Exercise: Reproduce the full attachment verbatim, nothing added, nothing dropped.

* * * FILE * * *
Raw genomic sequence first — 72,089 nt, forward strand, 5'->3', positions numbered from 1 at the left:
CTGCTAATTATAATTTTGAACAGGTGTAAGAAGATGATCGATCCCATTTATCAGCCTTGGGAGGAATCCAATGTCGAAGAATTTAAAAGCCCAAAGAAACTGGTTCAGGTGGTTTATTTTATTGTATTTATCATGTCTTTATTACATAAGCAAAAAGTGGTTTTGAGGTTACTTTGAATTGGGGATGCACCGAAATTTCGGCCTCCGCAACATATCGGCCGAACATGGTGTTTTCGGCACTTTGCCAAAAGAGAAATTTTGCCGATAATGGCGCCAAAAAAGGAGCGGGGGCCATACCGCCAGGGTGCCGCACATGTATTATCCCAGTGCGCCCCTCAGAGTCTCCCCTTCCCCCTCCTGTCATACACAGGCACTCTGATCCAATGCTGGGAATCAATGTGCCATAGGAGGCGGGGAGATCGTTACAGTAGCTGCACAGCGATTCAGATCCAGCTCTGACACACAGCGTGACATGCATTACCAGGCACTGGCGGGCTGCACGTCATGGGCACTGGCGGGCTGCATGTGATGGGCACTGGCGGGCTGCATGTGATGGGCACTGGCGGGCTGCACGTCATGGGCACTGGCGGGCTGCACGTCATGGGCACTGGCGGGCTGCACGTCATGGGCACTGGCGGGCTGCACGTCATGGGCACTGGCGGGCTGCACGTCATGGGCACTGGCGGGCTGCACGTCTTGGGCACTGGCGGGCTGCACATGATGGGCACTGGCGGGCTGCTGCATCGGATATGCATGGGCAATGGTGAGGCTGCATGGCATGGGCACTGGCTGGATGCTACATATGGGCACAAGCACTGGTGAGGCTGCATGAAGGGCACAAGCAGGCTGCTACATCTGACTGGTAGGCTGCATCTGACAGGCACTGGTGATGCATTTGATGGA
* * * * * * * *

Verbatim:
Raw genomic sequence first — 72,089 nt, forward strand, 5'->3', positions numbered from 1 at the left:
CTGCTAATTATAATTTTGAACAGGTGTAAGAAGATGATCGATCCCATTTATCAGCCTTGGGAGGAATCCAATGTCGAAGAATTTAAAAGCCCAAAGAAACTGGTTCAGGTGGTTTATTTTATTGTATTTATCATGTCTTTATTACATAAGCAAAAAGTGGTTTTGAGGTTACTTTGAATTGGGGATGCACCGAAATTTCGGCCTCCGCAACATATCGGCCGAACATGGTGTTTTCGGCACTTTGCCAAAAGAGAAATTTTGCCGATAATGGCGCCAAAAAAGGAGCGGGGGCCATACCGCCAGGGTGCCGCACATGTATTATCCCAGTGCGCCCCTCAGAGTCTCCCCTTCCCCCTCCTGTCATACACAGGCACTCTGATCCAATGCTGGGAATCAATGTGCCATAGGAGGCGGGGAGATCGTTACAGTAGCTGCACAGCGATTCAGATCCAGCTCTGACACACAGCGTGACATGCATTACCAGGCACTGGCGGGCTGCACGTCATGGGCACTGGCGGGCTGCATGTGATGGGCACTGGCGGGCTGCATGTGATGGGCACTGGCGGGCTGCACGTCATGGGCACTGGCGGGCTGCACGTCATGGGCACTGGCGGGCTGCACGTCATGGGCACTGGCGGGCTGCACGTCATGGGCACTGGCGGGCTGCACGTCATGGGCACTGGCGGGCTGCACGTCTTGGGCACTGGCGGGCTGCACATGATGGGCACTGGCGGGCTGCTGCATCGGATATGCATGGGCAATGGTGAGGCTGCATGGCATGGGCACTGGCTGGATGCTACATATGGGCACAAGCACTGGTGAGGCTGCATGAAGGGCACAAGCAGGCTGCTACATCTGACTGGTAGGCTGCATCTGACAGGCACTGGTGATGCATTTGATGGA